Our Lady of Guadalupe School v. Morrissey-Berru, No. 19-267 (July 8, 2020); St. James’ School v. Biel, No. 19-348 (July 8, 2020).
In this challenge to churches’ capacity to determine their own rules of employment, Justice Alito wrote for the Court’s majority; Justices Thomas and Gorsuch wrote separately in concurrence; and Justices Sotomayor and Ginsburg dissented.
Teachers at the religious schools in the cases now before the Court have responsibilities similar to those described in Hosanna-Tabor Evangelical Lutheran Church and School v. Equal Employment Opportunity Commission, 565 U.S. 171 (2012). These teachers do not, however, have titles associated with professed religious persons or functions.
Mid-twentieth century precedent established that religious institutions have the capacity to decide matters of church governance without state interference. Kedroff v. Saint Nicholas Cathedral of Russian Orthodox Church in North America, 344 U.S. 94, 116 (1952).
Here, one elementary school teacher who taught all subjects, including religion, complained to the Equal Employment Opportunity Commission (“EEOC”) that the school administration’s determination to change her to part-time status was age discrimination. The other plaintiff claimed discrimination in discharge because of her need for breast cancer treatment. Both responding employers stated that their decisions were bawsed on employee performance.
The question is how the principles of independence constitutionally assured in church governance apply to church autonomy in employment decisions, in which churches enjoy a “ministerial exception” to otherwise applicable laws for religious positions. An individual’s role in conveying the church’s mission and the trust conferred on that individual are significant, but the title “minister” in itself will not require exemption nor is it necessary to confer exemption. Where both teachers in these cases were entrusted with performance of religious duties, the ministerial exception appropriately applies. The determination whether the exception applies cannot be made by rote review of titles and checklists as ultimately a court, unschooled and unskilled in religious matters, must look to what an individual does, not what he or she is called.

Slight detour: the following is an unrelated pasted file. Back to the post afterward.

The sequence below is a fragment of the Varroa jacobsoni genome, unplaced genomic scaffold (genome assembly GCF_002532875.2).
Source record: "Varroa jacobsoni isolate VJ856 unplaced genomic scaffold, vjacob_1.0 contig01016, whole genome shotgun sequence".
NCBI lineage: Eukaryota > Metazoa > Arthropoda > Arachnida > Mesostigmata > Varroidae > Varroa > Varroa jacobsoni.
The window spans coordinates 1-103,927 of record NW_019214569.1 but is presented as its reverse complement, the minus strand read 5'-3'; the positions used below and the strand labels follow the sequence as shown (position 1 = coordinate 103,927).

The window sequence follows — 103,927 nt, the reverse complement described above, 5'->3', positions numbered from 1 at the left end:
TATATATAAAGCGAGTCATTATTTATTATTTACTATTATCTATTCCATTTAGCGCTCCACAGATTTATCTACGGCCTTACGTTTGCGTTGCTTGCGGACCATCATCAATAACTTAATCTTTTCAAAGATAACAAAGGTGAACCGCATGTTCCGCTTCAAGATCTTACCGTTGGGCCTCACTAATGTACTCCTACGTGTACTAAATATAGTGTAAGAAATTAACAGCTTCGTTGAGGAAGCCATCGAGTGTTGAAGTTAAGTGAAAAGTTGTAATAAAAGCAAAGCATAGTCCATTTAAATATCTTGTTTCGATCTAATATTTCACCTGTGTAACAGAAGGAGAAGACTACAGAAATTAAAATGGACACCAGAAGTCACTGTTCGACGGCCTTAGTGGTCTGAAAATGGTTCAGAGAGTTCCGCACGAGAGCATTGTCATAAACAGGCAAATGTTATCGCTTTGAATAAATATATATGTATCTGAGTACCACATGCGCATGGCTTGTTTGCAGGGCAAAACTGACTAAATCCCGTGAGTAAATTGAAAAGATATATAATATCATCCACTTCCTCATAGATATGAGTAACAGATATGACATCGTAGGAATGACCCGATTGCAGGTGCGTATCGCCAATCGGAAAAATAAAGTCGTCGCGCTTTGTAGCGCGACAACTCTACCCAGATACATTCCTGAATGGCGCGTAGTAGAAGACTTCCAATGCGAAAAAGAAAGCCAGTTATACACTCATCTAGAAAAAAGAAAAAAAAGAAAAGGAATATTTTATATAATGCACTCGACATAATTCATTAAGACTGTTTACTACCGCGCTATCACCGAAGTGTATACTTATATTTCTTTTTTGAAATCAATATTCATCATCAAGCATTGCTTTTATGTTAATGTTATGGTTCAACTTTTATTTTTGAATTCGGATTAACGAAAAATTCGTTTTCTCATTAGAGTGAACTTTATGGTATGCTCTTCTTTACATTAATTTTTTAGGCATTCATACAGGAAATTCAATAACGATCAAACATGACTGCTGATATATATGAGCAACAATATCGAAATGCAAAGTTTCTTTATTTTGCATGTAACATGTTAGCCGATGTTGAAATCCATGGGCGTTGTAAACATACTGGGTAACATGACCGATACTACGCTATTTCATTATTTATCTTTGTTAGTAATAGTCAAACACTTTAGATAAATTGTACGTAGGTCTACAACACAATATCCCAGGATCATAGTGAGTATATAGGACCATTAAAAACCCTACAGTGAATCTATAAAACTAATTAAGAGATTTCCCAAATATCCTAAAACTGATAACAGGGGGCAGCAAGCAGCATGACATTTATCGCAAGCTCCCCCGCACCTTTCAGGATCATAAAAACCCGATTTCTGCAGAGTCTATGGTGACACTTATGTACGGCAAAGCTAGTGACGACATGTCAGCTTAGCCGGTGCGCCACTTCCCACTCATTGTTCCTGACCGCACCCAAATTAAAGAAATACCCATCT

The hiring exemption permitting churches to prefer members of their religion in hiring decisions is of a different character than the ministerial exception, and the principle applicable there do not need to be imported to the ministerial exemption. Judicial inquiry into who is a member of a faith and who is not would impermissibly intrude on a church’s definition of participation.
A rigid formula for characterizing employment as religious is inapt. “When a school with a religious mission entrusts a teacher with the responsibility of educating and forming students in the faith, judicial intervention into disputes between the school and the teachers threatens the school’s independence in a way that the First Amendment does not allow.” (Slip Op. at 26-27.)
Justices Thomas and Gorsuch concur. Justice Thomas asserts that courts must defer to church determinations of what is ministerial, as this is inherently a theological question that cannot be answered by civil law.
Justices Sotomayor and Ginsburg dissent. The dissenting justices point to the predominantly secular functions performed by the teachers in these cases, their lack of religious training, and the absence of any religious requirement attaching to their positions. Employers are required to conform to generally applicable laws and Congress has created exemptions where appropriate. The ministerial exception is judge made law. Because of its sweep, which would permit religious animus, the exception must be narrow, as it is subject to abuse. It is to be preferred to make constitutional determinations on a case by case, holistic, basis. The “functional status” analysis adopted here, focused on what an employee does, rewrites Hosanna-Tabor, making a two justice concurrence in that case into the prevailing opinion.
Where the civil rights of thousands of employees in religious organizations are in issues, analytical vagueness and deference to religious entities determinations invites abuse, permitting religious bodies to determine for themselves what the law is ad absolving the institutions of responsibility for religious animus. Justice Sotomayor’s application of Hosanna-Tabor would lead to a conclusion contrary to that of the majority. Biel was a teacher who participated in religious functions with a half day’s training in religious pedagogy. Morrissey-Berru taught various subjects and taught religious matters from a workbook chosen by the church.
Neither plaintiff ought to have bee barred from asserting claims based on a ministerial exception. Neither was a minister, neither was trained as such, neither had a leadership role in the faith community, and both function predominantly as academic teachers. Depriving them of civil rights based o a small amount of time engaged in religious activity is harsh, especially where no religious reason was proffered for the churches’ acts concerning plaintiffs’ employment.